Received:6 February 2009
Accepted:15 May 2009
Published:15 May 2009

© 2009 Nosè et al; licensee BioMed Central Ltd.

This is an Open Access article distributed under the terms of the Creative Commons Attribution License (http://creativecommons.org/licenses/by/2.0), which permits unrestricted use, distribution, and reproduction in any medium, provided the original work is properly cited.

Abstract

Background

One third to two thirds of people with schizophrenia have persistent psychotic symptoms despite clozapine treatment. Under real-world circumstances, the need to provide effective therapeutic interventions to patients who do not have an optimal response to clozapine has been cited as the most common reason for simultaneously prescribing a second antipsychotic drug in combination treatment strategies. In a clinical area where the pressing need of providing therapeutic answers has progressively increased the occurrence of antipsychotic polypharmacy, despite the lack of robust evidence of its efficacy, we sought to implement a pre-planned protocol where two alternative therapeutic answers are systematically provided and evaluated within the context of a pragmatic, multicentre, independent randomised study.

Methods/Design

The principal clinical question to be answered by the present project is the relative efficacy and tolerability of combination treatment with clozapine plus aripiprazole compared with combination treatment with clozapine plus haloperidol in patients with an incomplete response to treatment with clozapine over an appropriate period of time. This project is a prospective, multicentre, randomized, parallel-group, superiority trial that follow patients over a period of 12 months. Withdrawal from allocated treatment within 3 months is the primary outcome.

Discussion

The implementation of the protocol presented here shows that it is possible to create a network of community psychiatric services that accept the idea of using their everyday clinical practice to produce randomised knowledge. The employed pragmatic attitude allowed to randomly allocate more than 100 individuals, which means that this study is the largest antipsychotic combination trial conducted so far in Western countries. We expect that the current project, by generating evidence on whether it is clinically useful to combine clozapine with aripiprazole rather than with haloperidol, provides physicians with a solid evidence base to be directly applied in the routine care of patients with schizophrenia.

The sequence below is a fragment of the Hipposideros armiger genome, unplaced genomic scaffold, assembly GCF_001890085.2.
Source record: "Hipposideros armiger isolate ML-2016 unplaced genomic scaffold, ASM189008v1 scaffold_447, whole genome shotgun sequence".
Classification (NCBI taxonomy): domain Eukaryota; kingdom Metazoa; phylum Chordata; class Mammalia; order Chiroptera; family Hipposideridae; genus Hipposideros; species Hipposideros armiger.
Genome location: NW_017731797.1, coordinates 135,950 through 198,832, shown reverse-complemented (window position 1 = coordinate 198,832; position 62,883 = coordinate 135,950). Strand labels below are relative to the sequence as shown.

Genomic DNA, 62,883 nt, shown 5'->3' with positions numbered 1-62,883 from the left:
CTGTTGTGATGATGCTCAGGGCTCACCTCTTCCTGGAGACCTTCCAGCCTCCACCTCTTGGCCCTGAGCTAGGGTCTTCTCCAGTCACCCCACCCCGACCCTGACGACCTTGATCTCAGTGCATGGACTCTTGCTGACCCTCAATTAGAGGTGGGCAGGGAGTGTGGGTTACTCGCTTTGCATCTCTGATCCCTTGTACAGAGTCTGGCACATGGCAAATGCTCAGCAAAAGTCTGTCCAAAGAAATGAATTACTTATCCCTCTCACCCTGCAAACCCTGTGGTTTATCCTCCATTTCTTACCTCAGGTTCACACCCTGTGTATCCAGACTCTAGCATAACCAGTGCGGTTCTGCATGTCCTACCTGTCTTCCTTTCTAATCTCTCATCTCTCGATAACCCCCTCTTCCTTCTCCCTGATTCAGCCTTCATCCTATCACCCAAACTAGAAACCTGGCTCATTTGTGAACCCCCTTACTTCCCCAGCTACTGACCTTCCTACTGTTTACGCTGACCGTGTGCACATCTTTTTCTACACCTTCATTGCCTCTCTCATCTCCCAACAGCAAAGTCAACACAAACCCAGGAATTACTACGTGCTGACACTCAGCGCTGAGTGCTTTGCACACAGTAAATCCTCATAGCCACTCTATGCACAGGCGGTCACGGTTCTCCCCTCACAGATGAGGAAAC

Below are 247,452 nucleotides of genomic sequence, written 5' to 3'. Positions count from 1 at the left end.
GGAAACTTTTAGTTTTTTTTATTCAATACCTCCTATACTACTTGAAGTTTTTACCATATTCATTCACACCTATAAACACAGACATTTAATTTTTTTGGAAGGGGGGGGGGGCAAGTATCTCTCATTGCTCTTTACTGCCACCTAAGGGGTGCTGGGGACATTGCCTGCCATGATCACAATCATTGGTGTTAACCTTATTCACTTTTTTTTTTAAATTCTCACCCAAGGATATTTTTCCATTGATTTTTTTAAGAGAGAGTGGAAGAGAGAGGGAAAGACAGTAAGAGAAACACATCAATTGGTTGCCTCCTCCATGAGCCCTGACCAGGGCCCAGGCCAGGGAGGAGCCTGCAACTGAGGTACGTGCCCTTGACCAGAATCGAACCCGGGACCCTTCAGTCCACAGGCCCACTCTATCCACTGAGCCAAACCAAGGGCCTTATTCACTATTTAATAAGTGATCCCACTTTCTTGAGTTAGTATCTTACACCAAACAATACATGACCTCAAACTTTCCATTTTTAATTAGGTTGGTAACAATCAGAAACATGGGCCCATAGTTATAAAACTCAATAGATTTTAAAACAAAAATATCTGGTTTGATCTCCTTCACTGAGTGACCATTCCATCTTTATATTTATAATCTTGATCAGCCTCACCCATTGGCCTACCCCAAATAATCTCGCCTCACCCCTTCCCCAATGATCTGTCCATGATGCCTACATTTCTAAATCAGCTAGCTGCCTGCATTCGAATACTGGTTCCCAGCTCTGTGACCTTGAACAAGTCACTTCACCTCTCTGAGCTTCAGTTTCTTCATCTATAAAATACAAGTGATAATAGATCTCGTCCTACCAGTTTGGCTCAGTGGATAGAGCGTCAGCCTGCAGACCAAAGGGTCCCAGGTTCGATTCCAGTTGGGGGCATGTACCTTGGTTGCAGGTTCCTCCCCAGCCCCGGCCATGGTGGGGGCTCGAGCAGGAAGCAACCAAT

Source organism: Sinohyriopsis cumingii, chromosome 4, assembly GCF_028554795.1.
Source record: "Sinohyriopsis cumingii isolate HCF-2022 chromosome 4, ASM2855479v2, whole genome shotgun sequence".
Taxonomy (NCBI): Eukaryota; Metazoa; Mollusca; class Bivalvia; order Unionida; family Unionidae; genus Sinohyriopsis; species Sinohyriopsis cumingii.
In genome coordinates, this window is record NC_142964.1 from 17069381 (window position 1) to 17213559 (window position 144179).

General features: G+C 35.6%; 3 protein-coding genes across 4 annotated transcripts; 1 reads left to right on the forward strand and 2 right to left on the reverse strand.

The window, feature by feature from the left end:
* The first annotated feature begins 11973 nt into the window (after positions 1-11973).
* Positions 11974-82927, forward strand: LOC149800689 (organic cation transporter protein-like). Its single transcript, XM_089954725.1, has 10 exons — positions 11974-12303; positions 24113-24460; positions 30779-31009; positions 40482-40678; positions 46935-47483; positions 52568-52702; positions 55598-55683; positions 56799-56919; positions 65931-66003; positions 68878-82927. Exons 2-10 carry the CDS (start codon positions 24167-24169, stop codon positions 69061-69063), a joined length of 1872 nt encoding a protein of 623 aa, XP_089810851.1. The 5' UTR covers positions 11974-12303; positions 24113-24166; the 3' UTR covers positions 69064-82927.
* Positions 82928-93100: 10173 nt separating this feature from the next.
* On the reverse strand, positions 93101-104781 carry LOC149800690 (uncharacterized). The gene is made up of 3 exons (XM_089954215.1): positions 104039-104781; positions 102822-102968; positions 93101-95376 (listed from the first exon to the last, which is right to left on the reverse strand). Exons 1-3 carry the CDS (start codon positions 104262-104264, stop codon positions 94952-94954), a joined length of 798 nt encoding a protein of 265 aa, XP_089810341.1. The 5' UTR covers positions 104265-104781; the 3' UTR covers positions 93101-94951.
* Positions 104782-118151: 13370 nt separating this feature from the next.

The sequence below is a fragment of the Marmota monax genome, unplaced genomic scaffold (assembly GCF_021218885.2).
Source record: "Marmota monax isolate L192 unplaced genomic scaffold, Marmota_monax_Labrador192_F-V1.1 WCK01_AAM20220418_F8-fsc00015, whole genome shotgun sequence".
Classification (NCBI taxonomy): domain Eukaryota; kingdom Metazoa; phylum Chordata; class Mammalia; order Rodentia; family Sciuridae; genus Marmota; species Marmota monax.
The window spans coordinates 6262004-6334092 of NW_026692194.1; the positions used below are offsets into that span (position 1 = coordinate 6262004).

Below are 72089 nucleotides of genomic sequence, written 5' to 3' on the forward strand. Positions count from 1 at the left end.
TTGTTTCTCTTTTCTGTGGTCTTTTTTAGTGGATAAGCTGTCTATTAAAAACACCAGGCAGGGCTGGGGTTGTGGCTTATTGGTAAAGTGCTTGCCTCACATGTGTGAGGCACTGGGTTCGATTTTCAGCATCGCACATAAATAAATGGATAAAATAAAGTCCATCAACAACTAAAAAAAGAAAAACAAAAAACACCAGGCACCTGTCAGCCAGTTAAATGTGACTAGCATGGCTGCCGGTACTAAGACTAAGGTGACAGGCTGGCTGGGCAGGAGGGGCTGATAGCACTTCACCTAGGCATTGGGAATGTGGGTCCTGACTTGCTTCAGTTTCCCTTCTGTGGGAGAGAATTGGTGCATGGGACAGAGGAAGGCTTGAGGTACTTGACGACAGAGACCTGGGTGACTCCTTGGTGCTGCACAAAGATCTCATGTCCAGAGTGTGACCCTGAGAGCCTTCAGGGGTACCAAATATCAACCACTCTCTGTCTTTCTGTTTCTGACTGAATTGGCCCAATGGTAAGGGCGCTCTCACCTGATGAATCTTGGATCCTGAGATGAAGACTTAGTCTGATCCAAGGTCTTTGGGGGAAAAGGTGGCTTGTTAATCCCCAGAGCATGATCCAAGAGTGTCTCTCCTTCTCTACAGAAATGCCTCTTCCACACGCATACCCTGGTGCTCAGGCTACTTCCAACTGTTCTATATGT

Trial Registration

Clincaltrials.gov Identifier: NCT00395915

Background

Schizophrenia is a disabling mental disorder [1]. It affects as much as 1% of the population worldwide and it is characterised by psychotic symptoms, including delusions and hallucinations, negative symptoms, characterised by "loss of function", and cognitive impairment [2].

A proportion of one fifth to one third of patients with schizophrenia derive little or no benefit from treatment with conventional or novel antipsychotics [3]. In these treatment-refractory patients, e.g. individuals who had not responded, or had intolerable side-effects, to conventional and novel agents, clozapine has been shown to be the treatment of choice [4-6]. Clozapine is, however, only effective in producing clinically significant symptom improvement in 30–50% of people receiving treatment. One third to two thirds of people still have persistent psychotic symptoms despite clozapine monotherapy of adequate dosage, or have unwanted side-effects that do not permit an adequate up titration of clozapine [7].

Under real-world circumstances, the need to provide effective therapeutic interventions to patients who do not have an optimal response to clozapine has been cited as the most common reason for simultaneously prescribing two or more antipsychotic drugs in combination treatment strategies [8]. Similarly, adopting a pragmatic attitude, European and American treatment guidelines recognize that the concurrent prescription of a second antipsychotic in addition to clozapine is a common-sense strategy in these partially responsive patients [9-12]. However, it remains unclear if there is an evidence base to support one specific antipsychotic in combination with clozapine [13-16]. In a clinical area where the pressing need of providing therapeutic answers has progressively increased the occurrence of antipsychotic polypharmacy, despite the lack of robust evidence of its efficacy, we sought to implement a pre-planned protocol where two alternative therapeutic answers are systematically provided and evaluated within the context of a pragmatic, multicentre, independent randomised study.

The article reported here aims at providing a description of the following background aspects related to the development and implementation of this project: (a) the Italian legislation on independent trials; (b) the concept of pragmatic trials; (c) the marketing of aripiprazole, a novel antipsychotic drug. We additionally provide a description of the main aspects related to the design and current status of the Clozapine plus Haloperidol or Aripiprazole Trial (CHAT).